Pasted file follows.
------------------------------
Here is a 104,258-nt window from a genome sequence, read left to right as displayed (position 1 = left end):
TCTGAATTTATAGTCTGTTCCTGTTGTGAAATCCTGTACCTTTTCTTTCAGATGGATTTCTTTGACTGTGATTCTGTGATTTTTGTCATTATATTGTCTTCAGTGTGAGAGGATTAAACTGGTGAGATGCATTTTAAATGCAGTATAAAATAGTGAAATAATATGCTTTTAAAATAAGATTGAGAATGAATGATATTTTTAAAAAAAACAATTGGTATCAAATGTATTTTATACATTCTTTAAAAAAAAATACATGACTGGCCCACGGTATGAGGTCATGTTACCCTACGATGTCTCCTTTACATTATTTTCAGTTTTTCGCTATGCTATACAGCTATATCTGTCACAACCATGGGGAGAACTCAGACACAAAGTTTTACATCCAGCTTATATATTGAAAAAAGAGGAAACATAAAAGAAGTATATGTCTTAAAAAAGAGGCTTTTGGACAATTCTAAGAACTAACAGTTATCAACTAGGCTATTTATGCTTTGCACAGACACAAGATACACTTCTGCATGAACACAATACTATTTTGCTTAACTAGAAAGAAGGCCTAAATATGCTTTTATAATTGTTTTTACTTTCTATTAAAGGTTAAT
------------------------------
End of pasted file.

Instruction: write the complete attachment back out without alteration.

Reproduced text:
Here is a 104,258-nt window from a genome sequence, read left to right as displayed (position 1 = left end):
TCTGAATTTATAGTCTGTTCCTGTTGTGAAATCCTGTACCTTTTCTTTCAGATGGATTTCTTTGACTGTGATTCTGTGATTTTTGTCATTATATTGTCTTCAGTGTGAGAGGATTAAACTGGTGAGATGCATTTTAAATGCAGTATAAAATAGTGAAATAATATGCTTTTAAAATAAGATTGAGAATGAATGATATTTTTAAAAAAAACAATTGGTATCAAATGTATTTTATACATTCTTTAAAAAAAAATACATGACTGGCCCACGGTATGAGGTCATGTTACCCTACGATGTCTCCTTTACATTATTTTCAGTTTTTCGCTATGCTATACAGCTATATCTGTCACAACCATGGGGAGAACTCAGACACAAAGTTTTACATCCAGCTTATATATTGAAAAAAGAGGAAACATAAAAGAAGTATATGTCTTAAAAAAGAGGCTTTTGGACAATTCTAAGAACTAACAGTTATCAACTAGGCTATTTATGCTTTGCACAGACACAAGATACACTTCTGCATGAACACAATACTATTTTGCTTAACTAGAAAGAAGGCCTAAATATGCTTTTATAATTGTTTTTACTTTCTATTAAAGGTTAAT